This isn’t a Chinese virus. It’s just another example of a “zooinosis” – or an infection that can be transmitted from animals to people. Ebola virus is a zooinosis, as is Lassa Fever, Marburg virus, and Zika virus. There are many others. This particular jump from animals to people happened in a city with much air traffic to every part of the world, during a period when a great many people were holding meetings and traveling to every corner of the world, the Chinese New Year. The lesson from history that concerns so many public health doctors is the 1918-1920 “Spanish flu” influenza epidemic. That illness seemed to start in Europe, but was seen in every corner of the world, over about a 3 year period. It happened slowly, because there was no air travel, but it killed tens of millions of persons around the world.
COVID-19 has spread within China, in a matter of weeks. There is great fear that COVID-19 will create a pandemic worse than the great influenza pandemic. That fear is echoed in many news articles, in statements from many government and political leaders, and in public health advisory statements. Concern is appropriate, but we should not be ruled by fear.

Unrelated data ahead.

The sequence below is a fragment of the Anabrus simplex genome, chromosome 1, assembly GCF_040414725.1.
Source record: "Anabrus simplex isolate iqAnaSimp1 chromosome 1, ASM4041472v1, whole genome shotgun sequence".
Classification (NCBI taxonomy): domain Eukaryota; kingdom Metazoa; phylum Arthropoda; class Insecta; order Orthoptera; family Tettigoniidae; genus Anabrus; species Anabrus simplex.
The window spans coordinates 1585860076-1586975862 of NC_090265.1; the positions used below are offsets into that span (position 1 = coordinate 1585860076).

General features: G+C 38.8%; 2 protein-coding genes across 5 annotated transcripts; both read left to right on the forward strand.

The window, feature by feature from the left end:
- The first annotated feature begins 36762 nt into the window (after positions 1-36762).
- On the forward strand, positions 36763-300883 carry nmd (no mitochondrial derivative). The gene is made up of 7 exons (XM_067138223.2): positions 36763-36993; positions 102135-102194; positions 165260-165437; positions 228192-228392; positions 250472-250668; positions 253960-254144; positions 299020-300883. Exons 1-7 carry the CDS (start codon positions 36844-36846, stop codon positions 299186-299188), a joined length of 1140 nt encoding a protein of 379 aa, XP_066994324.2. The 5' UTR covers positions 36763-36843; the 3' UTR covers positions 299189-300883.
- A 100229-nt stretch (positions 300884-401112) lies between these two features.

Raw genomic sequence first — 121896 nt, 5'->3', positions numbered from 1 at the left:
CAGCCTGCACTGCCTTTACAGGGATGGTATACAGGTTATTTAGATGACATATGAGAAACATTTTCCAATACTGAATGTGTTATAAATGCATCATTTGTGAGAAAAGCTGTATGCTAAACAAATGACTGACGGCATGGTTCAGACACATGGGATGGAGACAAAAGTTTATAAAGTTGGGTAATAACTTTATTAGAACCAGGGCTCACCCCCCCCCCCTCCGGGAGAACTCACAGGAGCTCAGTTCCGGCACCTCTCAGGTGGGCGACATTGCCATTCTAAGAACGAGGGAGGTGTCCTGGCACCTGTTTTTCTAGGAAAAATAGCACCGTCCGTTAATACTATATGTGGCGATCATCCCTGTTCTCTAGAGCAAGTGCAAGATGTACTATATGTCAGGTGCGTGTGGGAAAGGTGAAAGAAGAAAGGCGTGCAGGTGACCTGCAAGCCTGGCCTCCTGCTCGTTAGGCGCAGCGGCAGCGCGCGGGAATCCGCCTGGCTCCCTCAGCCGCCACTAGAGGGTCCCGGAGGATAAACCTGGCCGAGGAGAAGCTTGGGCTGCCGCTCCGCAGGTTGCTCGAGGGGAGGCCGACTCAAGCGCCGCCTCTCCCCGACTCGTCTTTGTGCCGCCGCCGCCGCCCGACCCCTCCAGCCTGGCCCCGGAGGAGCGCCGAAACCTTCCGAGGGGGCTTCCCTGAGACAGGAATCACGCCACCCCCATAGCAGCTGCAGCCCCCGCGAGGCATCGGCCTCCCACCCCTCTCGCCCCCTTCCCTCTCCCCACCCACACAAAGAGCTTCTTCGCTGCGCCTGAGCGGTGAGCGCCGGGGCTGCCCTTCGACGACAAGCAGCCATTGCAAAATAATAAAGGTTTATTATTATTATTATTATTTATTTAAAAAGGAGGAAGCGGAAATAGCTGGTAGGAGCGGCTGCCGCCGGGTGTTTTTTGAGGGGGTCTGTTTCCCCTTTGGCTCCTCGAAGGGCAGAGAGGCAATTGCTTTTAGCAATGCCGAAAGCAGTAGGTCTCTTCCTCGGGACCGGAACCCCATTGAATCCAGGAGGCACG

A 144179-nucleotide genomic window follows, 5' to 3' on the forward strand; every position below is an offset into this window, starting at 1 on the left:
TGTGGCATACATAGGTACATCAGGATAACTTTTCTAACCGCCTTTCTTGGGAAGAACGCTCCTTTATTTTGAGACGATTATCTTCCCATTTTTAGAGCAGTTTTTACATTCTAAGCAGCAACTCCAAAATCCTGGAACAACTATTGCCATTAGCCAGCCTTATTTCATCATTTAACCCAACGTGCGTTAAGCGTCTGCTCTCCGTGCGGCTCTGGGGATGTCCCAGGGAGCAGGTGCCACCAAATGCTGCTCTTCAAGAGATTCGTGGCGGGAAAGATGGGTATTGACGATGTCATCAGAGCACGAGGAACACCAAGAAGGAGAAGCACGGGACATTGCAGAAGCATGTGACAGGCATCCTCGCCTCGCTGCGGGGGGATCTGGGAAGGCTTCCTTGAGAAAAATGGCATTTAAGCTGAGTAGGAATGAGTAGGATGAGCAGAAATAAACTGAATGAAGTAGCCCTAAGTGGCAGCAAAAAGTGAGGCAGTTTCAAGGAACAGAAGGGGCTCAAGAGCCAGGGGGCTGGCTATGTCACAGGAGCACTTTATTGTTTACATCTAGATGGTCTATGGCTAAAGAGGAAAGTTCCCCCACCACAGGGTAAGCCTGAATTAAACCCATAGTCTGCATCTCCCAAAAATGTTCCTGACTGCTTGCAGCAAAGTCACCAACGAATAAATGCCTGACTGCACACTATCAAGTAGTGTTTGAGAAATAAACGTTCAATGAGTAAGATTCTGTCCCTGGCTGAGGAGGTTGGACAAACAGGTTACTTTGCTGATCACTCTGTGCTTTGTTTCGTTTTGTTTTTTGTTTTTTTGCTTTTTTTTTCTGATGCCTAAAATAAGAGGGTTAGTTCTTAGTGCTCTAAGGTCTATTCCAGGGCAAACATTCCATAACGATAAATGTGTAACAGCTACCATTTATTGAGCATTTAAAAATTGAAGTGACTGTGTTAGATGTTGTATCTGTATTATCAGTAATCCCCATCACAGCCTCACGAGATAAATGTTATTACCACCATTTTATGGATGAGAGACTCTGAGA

The news here focuses on efforts to contain the epidemic. It paints a picture of many governments deciding to prevent the Chinese people from entering other countries, of trying to close the borders between China and the rest of the world. We should acknowledge the apparent benefit of doing this. Cases outside of China are increasing, but much slower than in China. What those statements often miss are the extraordinary coordinated efforts within China to treat those already infected, to identify patients with early infection, to limit further transmission of the virus, and study the virus as quickly as possible.
Chinese workers built two emergency hospitals, in a matter of weeks. A “lock down” of a major city of over 11 million citizens was put in place. Hundreds or thousands of doctors and nurses, and other personnel, have mobilized to travel to Hubei province and assist those persons coping with a massive epidemic. Despite all of the efforts, life carries on. There are still millions of people who need to be fed. Power stations and water supplies need to be maintained. Newspapers, radio and television news are important, to keep the citizens informed. Babies are being born. Children still need to attend school, often by internet. Sanitation needs to be maintained. Supplies need to be transported.